The summer of 2022 was one of the most traumatic yet along the Croatian coast. An intense wave of forest fires, one of the worst in the last decade, ravaged the region. More than 30,000 hectares of land were burnt. The flames destroyed homes and businesses as well as trees, and forced the evacuation of thousands of residents and tourists. Although the affected surface area was smaller than in 2012 or 2017 (other terrible years), there was a record number of individual fires in the region. Even Istria, which is usually spared from the flames, saw a considerable spike in firefighter interventions compared to previous years.
How can these fires be explained? As detailed in a recent study by the United Nations University’s Institute for Environment and Human Security, the climate crisis has made it easier for forest fires to degenerate into what are called “extreme fires”, i.e. events that end up beyond human control. The problem is aggravated by uncontrolled development and poor awareness of forest-management best practice. Global warming is certainly the main culprit, but in Croatia there are some pre-existing specificities that increase the risk of extreme fires.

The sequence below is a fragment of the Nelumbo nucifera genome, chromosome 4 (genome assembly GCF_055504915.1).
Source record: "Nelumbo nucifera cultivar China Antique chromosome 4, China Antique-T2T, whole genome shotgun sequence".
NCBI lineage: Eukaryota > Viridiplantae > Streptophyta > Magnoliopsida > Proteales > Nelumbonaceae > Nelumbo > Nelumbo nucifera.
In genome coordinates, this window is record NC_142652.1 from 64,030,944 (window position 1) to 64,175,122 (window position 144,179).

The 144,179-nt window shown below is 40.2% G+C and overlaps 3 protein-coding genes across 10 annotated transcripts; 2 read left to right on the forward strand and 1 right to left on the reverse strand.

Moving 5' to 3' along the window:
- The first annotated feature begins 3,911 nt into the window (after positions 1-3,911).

Stanislava Odrljin is a Zagreb-based landscape architect who has studied such fires. In her view, the concept of “secondary ecological succession” needs to be considered before one can discuss Croatia’s unique features. “Everything starts in bare ground, without vegetation and uncontaminated by human intervention. In this soil, the first plants that grow are very resistant. We would call them ‘weeds’. Then other species gradually arrive. This happens because the first plants make the soil more hospitable and fertile, allowing more delicate species to grow there, thus expanding the biodiversity of the area. The phenomenon is known as secondary ecological succession and it is a cycle that occurs naturally and regularly in the Mediterranean ecosystem,” explains Odrljin. “Usually, this cycle ends when a fire wipes out the vegetation, and the succession can then start again.”
The events of the last hundred years have changed the landscape of the Croatian coast, making it more susceptible to extreme fires. “Dalmatia was once rich in vineyards and terraced fields,” says Stanislava Odrljin. “This mosaic of different crops was good for biodiversity and played an important role in fire prevention, but it was lost over time. In the 1950s, agriculture went through a serious crisis and many fields were abandoned.” In abandoned fields, the cycle of secondary ecological succession does not function as it should, “because these are soils whose characteristics have been altered by human intervention”.